Thoroughbred Studs Sport Horse Studs Specialist Breed Studs Racing Syndicates Bloodstock Agents
Thoroughbred Stallions Sport Horse Stallions Specialist Breed Stallions Transport Equine Health
TB Nominations Sport Horses for Sale Specialist Horses for Sale Saddleries Equine Nutrition
Product & Services Horse Feed Equine Diseases Horse Husbandry Equine Sports
Home Eventing Showjumping Dressage Advertising
Home:Equine Diseases: Equine Saddle Sores


Equine Diseases

Equine Diseases - Saddle Sores

Description of Equine Saddle Sores



Equine Saddle Sores
Saddle sores, which are found around the withers, girth, shoulder or back are extremely painful for your horse who must not be ridden or saddled until the saddle sores have completely healed. Saddle sores have the appearance of raised blood blisters and/or hairless moist areas.
Prevention of saddle sores by rigorous attention to fit and cleanliness of saddle and tack is of utmost importance. It is advisable to have the saddle fitted by a professional saddler. Before saddling, brush any areas that the saddle parts touch to ensure there is no dirt which can rub into the horse's skin thus causing saddle sores..

Saddle sores symptoms range from raised blisters over the saddle area to tender areas of heat and pain, white/grey patches reflecting uneven pressure and suppressed circulation, areas of hair loss, crusty scabs and calluses.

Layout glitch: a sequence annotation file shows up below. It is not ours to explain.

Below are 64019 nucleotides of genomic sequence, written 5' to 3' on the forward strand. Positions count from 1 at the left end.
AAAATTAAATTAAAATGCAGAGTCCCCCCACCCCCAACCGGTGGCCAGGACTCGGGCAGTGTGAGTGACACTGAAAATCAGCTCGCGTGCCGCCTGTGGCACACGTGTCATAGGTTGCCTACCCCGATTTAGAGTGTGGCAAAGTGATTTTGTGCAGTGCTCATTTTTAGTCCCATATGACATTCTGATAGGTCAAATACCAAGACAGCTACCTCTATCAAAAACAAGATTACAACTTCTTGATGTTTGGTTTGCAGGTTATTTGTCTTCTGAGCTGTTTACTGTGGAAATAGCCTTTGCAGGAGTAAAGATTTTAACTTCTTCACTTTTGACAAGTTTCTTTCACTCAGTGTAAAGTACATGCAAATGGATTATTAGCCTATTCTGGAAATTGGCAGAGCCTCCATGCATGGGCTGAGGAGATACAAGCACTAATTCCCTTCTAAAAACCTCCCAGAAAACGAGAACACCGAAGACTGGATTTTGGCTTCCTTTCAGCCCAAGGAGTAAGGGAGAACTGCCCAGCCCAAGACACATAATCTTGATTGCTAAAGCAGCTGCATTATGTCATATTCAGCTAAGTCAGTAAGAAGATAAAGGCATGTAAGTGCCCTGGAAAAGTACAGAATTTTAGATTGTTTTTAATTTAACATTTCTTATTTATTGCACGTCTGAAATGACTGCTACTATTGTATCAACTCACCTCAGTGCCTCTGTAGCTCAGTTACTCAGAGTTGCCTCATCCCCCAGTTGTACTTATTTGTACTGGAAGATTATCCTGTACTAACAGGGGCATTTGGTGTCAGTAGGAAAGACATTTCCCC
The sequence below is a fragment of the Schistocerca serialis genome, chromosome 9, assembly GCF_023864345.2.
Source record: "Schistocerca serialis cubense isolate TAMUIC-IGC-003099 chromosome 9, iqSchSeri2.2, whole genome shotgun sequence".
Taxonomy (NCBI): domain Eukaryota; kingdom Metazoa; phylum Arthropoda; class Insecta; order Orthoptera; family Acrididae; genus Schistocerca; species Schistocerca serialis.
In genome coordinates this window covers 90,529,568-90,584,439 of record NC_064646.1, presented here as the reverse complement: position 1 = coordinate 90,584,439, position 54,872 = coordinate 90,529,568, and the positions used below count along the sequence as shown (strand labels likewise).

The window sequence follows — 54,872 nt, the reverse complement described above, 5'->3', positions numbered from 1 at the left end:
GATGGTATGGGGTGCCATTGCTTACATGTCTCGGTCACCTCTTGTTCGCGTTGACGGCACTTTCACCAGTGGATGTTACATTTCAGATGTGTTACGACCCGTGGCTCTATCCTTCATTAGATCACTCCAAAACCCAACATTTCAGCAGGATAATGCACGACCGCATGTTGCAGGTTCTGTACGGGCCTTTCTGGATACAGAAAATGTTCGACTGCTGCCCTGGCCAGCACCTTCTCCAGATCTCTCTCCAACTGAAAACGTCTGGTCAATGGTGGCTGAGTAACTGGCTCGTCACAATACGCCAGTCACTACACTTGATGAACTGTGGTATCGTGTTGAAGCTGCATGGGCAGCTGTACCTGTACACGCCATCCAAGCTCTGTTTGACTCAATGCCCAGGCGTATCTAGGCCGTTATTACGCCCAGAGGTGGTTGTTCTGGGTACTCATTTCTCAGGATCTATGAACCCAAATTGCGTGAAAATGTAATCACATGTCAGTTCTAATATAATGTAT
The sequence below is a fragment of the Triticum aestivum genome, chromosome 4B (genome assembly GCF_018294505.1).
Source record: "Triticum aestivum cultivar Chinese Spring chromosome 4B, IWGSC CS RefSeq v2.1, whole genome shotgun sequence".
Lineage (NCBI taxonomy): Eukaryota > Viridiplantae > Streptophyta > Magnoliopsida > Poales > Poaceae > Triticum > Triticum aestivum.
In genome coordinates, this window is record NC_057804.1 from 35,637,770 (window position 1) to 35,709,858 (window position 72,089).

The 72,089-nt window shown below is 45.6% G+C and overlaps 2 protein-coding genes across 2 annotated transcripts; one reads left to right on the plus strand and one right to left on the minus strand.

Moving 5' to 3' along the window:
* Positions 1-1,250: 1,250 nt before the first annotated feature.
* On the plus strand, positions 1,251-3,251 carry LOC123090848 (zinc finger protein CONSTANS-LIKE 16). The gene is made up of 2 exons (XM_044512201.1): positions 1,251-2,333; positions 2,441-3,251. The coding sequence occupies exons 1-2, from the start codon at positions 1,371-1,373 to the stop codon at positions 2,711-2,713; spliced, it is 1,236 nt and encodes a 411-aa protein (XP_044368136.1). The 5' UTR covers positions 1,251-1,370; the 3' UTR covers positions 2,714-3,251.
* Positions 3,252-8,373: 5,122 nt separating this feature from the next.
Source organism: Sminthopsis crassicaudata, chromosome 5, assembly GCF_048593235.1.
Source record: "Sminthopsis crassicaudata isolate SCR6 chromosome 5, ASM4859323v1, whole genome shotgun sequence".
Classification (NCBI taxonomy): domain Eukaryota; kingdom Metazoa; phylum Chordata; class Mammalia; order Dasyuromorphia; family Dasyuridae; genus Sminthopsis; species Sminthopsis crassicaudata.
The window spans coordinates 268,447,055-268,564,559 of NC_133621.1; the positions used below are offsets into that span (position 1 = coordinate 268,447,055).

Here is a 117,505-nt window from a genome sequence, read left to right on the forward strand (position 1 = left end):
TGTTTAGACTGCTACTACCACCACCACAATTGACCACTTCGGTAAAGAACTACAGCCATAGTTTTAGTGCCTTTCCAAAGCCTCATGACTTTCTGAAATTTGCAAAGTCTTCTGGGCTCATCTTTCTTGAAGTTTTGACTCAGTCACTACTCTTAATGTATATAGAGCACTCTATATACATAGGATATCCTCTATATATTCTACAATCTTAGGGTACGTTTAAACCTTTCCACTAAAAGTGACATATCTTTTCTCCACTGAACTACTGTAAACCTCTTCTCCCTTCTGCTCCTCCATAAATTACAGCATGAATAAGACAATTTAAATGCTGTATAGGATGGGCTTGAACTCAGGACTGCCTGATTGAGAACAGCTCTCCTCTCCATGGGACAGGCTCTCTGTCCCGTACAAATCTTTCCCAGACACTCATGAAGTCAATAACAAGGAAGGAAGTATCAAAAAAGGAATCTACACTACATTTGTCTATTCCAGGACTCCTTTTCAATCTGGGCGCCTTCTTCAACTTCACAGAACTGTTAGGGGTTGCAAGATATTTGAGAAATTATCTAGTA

ill-fitting saddles are the main cause of saddle sores. Ill-fitting tack such as girths and cinches are further causes. Unhygienic conditions such as dirty saddle pads, dirty rugs and poor grooming further exacerbate the conditions causing saddle sores whilst staphylococcal bacterial infection of the hair follicles are a further cause.

As your horse will be in severe pain, your vet may have to sedate your horse to examine and diagnose saddle sores. The first step in treatment of saddle sores is total rest with no riding or saddling. Repeated washing with a recommended solution will be next. The saddle sores must be kept dry and the application of a cold compress will help. A stimulating ointment will be prescribed for application and massaging into the saddle sores. Application of iodine may also be recommended to prevent infection. Petroleum jelly helps to reduce the rubbing of the girth.
Herbal treatments such as comfrey, lavender oil, aloe vera gel, arnica, calendula used according to instructions, are considered beneficial for saddle sores.